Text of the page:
Transfer timing remains a secret
Officials aren't saying when the radioactive waste shipment will occur, but it hasn't happened yet.
By PAUL WHEATLEY
VINDICATOR STAFF WRITER
HUBBARD -- John Hill drives trains for a living.
He's worked for the train industry since 1971 and says area residents and officials should be more concerned about daily shipments of hazardous materials across railways rather than fret over shipments of radioactive materials that are scheduled to run through the Mahoning Valley by train sometime soon.
Mahoning County Emergency Management Agency officials estimate that 300 million shipments of hazardous materials are made in the United States each year, and about 10 percent of those shipments travel through here.
Train engineers, who Hill says are often sleep-deprived, make the shipments across deteriorating rails. He said shipments of crude oil and some acids are the most common.
Short notice: Few will know when radioactive waste, handled by the U.S. Department of Energy, actually moves through Lowellville, Struthers, Campbell and parts of Youngstown and Trumbull County. Even then, they'll be given only a 24-hour notice.
The transfer of spent nuclear fuel from New York to the Idaho National Engineering and Environmental Laboratory in Scoville remains a secret to thwart terrorist activity.
Emergency Management Agency officials only say it hasn't happened yet.
But when it does, Hill said, special precautions will be taken.
U The train will probably have 12 cars, or fewer, attached to it.
U It will probably be driven much slower than it's capable of.
U The shipments will be monitored by satellite.
U The track will likely be inspected four hours before the trip.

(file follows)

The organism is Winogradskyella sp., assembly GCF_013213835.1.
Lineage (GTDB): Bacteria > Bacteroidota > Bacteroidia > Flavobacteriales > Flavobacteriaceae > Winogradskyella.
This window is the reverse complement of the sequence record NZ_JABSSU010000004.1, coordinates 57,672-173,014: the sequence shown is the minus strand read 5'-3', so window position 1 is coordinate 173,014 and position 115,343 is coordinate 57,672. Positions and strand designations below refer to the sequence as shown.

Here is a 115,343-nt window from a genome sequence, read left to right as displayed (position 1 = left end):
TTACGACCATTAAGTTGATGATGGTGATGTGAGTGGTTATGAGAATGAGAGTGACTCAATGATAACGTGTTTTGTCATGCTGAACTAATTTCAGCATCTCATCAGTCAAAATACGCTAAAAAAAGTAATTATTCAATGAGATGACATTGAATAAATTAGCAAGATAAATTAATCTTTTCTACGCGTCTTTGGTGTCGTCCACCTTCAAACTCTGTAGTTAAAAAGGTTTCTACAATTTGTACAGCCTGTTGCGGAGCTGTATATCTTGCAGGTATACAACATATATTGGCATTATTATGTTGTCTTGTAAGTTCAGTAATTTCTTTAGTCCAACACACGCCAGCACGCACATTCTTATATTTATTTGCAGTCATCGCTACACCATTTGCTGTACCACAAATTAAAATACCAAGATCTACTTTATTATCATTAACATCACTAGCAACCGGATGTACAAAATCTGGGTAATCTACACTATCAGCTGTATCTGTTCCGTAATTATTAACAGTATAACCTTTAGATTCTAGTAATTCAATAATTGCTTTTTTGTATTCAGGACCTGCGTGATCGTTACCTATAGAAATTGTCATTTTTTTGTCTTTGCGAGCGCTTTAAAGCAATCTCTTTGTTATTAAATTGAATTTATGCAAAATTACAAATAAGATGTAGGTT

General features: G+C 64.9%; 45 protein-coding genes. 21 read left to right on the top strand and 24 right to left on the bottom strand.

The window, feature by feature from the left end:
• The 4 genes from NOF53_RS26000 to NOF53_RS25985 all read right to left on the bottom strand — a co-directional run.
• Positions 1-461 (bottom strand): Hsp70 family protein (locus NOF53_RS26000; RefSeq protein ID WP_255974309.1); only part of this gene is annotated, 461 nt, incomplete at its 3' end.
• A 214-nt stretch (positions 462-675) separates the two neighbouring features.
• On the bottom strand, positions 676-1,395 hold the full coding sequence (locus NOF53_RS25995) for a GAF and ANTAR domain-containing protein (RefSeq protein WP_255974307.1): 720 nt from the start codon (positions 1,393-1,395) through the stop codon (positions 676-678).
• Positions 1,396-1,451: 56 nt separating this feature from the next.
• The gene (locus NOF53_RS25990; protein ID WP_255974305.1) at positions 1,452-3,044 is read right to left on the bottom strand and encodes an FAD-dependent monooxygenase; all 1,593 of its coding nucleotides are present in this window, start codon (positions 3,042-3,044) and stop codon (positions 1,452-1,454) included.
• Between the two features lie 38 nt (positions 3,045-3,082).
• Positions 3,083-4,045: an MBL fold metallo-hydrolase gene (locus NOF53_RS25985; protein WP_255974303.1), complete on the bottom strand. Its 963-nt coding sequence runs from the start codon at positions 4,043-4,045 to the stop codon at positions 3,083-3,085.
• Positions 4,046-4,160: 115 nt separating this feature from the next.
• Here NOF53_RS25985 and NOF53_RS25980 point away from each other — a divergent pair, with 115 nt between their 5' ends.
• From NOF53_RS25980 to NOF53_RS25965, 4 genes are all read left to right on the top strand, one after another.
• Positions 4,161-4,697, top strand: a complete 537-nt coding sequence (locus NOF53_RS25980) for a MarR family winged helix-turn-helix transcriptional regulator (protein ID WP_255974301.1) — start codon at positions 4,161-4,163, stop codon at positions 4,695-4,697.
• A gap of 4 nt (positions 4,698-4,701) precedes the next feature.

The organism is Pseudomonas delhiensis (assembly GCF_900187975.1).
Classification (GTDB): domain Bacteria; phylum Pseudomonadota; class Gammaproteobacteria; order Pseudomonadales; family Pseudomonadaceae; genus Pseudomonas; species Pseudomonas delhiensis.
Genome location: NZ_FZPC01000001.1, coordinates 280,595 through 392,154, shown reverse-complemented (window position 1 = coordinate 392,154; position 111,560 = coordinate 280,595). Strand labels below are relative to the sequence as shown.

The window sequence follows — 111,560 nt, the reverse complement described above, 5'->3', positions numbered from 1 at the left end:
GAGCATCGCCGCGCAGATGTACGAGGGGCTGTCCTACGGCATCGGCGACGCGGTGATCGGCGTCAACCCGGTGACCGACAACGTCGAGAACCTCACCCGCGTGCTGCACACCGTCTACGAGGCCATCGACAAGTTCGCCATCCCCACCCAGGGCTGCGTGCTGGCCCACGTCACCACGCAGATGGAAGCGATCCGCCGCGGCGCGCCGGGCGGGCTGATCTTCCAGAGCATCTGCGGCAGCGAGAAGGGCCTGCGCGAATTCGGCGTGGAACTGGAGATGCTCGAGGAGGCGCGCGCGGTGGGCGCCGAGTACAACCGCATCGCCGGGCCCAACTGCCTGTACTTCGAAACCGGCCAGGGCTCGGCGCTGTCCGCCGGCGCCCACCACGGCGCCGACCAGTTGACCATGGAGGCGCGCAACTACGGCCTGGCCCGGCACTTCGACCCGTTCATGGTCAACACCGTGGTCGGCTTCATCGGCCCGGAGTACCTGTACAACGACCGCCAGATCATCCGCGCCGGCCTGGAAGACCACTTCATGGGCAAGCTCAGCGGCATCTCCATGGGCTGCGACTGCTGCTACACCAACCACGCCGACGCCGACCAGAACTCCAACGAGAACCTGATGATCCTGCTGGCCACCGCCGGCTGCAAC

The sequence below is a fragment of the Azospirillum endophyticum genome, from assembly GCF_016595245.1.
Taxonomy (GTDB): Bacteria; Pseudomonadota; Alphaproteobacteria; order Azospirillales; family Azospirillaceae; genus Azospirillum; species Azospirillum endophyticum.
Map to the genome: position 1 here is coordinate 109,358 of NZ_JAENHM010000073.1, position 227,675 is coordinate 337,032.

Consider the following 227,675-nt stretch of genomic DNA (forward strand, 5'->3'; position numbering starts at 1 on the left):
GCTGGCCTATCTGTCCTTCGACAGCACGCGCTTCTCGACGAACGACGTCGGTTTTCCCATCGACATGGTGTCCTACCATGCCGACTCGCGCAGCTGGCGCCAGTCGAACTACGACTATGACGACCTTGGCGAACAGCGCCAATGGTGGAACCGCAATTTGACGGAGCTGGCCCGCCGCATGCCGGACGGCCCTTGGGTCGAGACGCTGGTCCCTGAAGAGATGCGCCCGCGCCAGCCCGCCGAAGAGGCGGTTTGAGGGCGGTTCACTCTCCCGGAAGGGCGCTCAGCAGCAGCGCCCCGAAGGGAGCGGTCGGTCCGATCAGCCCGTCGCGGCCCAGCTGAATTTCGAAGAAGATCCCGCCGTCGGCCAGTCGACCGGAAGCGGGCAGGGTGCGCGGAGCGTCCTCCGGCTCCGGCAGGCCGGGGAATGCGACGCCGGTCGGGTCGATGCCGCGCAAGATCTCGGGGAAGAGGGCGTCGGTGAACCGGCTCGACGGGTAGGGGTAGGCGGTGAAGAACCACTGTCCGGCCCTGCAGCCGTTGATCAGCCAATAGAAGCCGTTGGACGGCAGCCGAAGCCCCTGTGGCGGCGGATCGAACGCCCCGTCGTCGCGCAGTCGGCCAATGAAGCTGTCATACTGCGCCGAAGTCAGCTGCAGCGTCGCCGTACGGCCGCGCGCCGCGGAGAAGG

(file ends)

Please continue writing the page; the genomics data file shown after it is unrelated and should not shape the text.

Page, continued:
"There will be enough officials on that locomotive that there won't be enough seats," he said.
What's normal: This is opposed to the other 364 days a year when engineers operate trains carrying more than 150 cars, moving across shabby track, at speeds reaching 40 to 50 mph while working on three hours of sleep.
"Before, if you ran 100 miles, that was considered a long trip. Now, if you go 250 to 300 miles, that's the norm," said Hill.
Engineers are on call 24 hours a day and work anywhere from six to seven days a week.
"You never know when you're going to work and it really does play havoc on your sleep cycle and your married life," said Hill, who is married and has two teen-age sons.
Job requirements: And there's a lot more to driving a train than meets the eye.
Hill explains it like this: Operating a freight train is like trying to control an 11,000-ton Slinky, moving both uphill and downhill at a specified speed, maintaining complete control at all times, while answering the automated detectors for hot wheels or dragging equipment and watching the rail, blowing the whistle for road crossings and being aware of temporary speed restrictions.
The U.S. Department of Energy is taking another precaution to safeguard against human error: Radioactive materials will be shipped in specialized casks weighing up to 120 tons each that will be used to store the waste in Idaho until a permanent repository is identified.
Walter Duzzny, director of the Mahoning County Emergency Management Agency, said he wishes other materials were shipped in similar casks.
Instead, Hill said, anything from cooking oil to chlorine is moved by rail in plain tanker cars.
Worn or broken rails and broken wheels can cause an accident, and Hill believes it's only a matter of time before a big one occurs.
Struthers resident Tracy Shibely lives on Broad Street, within a stone's throw of the radioactive shipment route, a rail that sees trains about every half-hour.
She's lived here 11 years and has seen a few train accidents over that time, but she's not worried about another one occurring.
"They don't tell us when those special ones go," she said. "We just sit outside and watch them go by. As long as nothing happens, I don't care."
Shibely said the train accidents usually involved automobiles and occurred before the Korean Veterans Memorial Bridge was built last year. She hasn't seen a problem since the bridge, which spans the railroad, went up.